BackgroundWhile there are many contributors such as genetics, lifestyle choices and medical treatments that determine s health outcomes, the primary contributors to health outcomes are the conditions in which individuals live, work and play. These conditions, also known as the social determinants of health, are heavily shaped by money, power and resources which are influenced by economic policies and systems, social policies, political systems and development agendas. People whose basic needs are met are able to pursue opportunities which enhance the quality of their lives,and these individuals typically enjoy better health. Those who face poverty and systemic barriers have fewer life choices, face increased physiological and psychological stress and consequently generally have poorer health.
While is it well known that the social determinants of health greatly impact the health of British Columbians, priorities and interventions related to health continue to be heavily centred on screening for biomedical risk factors, changing one's lifestyle and prescribing medications , without addressing the systemic issues that are the root cause of poor health outcomes. By addressing the social determinants of health, it becomes clear that health outcomes of individuals heavily depend on one's physical, social, political and economic environment. Registered nurses (RNs) and nurse practitioners (NPs) play a significant role in addressing the social determinants of health at the micro, marco and meso levels. Further, RNs and NPs have the responsibility of advocating for, and supporting healthy public policy and principles of social justice, understanding the determinants of health, and the origins of health disparities and inequities, as outlined by the College of Registered Nurses of British Columbia. Recognizing the broad array of determinants and working towards reducing inequities requires inter-sectoral collaboration between governments, businesses, civil and health actors.
The fourteen social determinants of health as outlined by the Canadian Public Health Agency include:
- Income and Income Distribution
- Unemployment and Job Security
- Employment and Working Conditions
- Early Childhood Development
- Food Insecurity
- Social Exclusion
- Social Safety Network
- Health Services
- Aboriginal Status
Key messages (click to expand) ￬
- RNs and NPs play an important role in advocating for British Columbians' health because they recognize the downstream impacts of poor determinants in their communities, schools, ERs and on the street. Many of the individuals who present with health issues in the ER have landed there as a result of lack of housing, poor nutrition, unemployment or poverty.
- RNs and NPs understand the impact social determinants have on the individuals and groups they work with and include these factors in their assessments. At a broader level, by advancing progressive policies that address the social determinants of health, nursing can improve the health outcomes of British Columbians.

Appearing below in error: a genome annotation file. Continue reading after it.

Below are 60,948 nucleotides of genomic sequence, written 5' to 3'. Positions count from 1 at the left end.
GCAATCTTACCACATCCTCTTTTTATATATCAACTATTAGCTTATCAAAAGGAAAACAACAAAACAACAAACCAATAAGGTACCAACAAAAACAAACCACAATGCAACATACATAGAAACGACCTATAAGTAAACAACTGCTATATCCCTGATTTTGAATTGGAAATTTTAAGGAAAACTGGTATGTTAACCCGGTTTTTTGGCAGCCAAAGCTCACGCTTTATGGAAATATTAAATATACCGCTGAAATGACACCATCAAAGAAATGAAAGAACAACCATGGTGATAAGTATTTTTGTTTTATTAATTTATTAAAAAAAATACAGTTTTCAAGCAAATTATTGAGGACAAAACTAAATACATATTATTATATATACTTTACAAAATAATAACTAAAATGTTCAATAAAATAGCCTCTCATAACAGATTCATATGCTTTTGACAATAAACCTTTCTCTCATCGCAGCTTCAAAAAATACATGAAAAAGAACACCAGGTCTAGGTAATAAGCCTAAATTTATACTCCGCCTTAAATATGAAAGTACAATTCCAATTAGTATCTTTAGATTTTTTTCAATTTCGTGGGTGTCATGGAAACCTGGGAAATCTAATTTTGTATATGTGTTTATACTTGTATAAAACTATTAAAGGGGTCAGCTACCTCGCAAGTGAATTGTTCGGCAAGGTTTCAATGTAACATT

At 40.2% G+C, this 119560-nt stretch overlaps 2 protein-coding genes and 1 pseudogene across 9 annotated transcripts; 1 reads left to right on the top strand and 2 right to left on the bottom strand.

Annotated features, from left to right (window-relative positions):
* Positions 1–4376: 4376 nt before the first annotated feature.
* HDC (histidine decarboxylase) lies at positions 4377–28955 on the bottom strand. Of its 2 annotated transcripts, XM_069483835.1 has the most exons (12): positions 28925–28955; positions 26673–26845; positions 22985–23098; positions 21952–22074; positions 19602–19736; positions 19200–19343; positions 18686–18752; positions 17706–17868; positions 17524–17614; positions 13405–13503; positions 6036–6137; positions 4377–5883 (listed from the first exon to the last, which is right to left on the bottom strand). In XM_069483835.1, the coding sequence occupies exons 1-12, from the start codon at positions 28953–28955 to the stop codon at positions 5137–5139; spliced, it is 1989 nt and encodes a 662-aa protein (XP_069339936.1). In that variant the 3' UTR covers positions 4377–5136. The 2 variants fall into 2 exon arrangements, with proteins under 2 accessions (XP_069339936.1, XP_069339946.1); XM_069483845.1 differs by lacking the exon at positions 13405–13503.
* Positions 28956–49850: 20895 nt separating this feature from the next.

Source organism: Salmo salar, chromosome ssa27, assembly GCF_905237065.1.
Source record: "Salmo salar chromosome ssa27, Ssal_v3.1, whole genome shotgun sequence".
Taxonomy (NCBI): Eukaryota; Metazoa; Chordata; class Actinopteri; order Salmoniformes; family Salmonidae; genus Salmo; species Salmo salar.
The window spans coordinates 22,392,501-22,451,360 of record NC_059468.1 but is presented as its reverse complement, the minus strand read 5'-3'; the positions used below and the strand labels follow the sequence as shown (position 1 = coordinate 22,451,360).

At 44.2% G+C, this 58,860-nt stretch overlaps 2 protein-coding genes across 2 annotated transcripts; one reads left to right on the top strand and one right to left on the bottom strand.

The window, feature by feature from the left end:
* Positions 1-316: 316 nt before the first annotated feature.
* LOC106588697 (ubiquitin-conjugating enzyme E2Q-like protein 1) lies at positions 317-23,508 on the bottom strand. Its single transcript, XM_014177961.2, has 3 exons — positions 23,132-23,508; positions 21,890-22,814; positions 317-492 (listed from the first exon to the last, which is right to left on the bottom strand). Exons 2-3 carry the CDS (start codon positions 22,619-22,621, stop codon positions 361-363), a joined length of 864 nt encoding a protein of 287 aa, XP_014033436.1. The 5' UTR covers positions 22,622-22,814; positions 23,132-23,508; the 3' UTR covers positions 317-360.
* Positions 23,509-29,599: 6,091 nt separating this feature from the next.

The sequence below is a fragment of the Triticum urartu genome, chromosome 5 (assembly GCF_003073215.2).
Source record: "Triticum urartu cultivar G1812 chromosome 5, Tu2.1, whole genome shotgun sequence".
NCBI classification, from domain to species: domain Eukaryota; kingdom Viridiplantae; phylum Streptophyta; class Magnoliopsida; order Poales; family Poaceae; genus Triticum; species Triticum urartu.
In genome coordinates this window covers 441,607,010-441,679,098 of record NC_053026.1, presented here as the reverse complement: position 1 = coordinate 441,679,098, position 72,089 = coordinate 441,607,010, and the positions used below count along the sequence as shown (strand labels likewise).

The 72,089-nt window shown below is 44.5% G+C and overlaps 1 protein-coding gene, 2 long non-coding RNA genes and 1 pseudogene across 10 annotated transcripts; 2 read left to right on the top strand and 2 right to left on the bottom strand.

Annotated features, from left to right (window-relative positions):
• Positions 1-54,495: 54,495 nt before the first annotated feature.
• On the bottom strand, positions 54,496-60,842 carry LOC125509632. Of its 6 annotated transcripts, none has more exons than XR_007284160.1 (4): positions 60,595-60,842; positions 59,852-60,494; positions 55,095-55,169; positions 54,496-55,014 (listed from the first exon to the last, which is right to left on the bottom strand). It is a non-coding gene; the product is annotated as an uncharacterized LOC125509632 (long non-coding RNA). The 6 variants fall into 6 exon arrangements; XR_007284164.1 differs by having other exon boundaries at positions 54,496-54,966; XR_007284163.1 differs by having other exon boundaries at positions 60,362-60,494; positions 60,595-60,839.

- RNs and NPs have both a professional and ethical responsibility to promote health equity through action on the social determinants of health.
- Reducing health inequities, with a goal of eliminating them, must be a priority in all domains of nursing practice.
- ARNBC supports the concept of 'health in all policies', an approach to policymaking that considers the health impacts in areas such as finance, education, housing, employment and transport. It assists leaders and policymakers to 'integrate considerations of health, well-being and equity during the development, implementation and evaluation of such policies and services.
- Government must re-examine how cuts to social service organizations and funding organizations that support those suffering from socioeconomic disadvantages have negatively impacted these populations, and take immediate steps to develop new frameworks and resources, with support from the healthcare community.
- Government and all sectors need to recognize and work to achieve the principles outlined in the WHO's Commission on the Social Determinants of Health:
- Improve the conditions of daily life.
- Tackle the inequitable distribution of power, money and resources.
- Measure the problem, evaluate action, expand the knowledge base, develop a workforce that is trained in the social determinants of health and raise public awareness of the social determinants of health.
Further Reading (click to expand) ￬
- Better Health: An Analysis of Public Policy and Programming Focusing on the Determinants of Health and Health Outcomes that are Effective in Achieving the Healthiest Populations
- CNA - Social Determinants of Health and Nursing: A summary of the issues
- Video - Michael Marmot, chair of the WHO Commission of Social Determinants of Health
- Health Inequities and Social Determinants of Aboriginal Peoples' Health
- Pathways to Improving Well-being for Indigenous Peoples: How Living Conditions Decide Health
- Population and Public Health Ethics: Cases from Research, Policy, and Practice
- Social Determinants of health: The Canadian Facts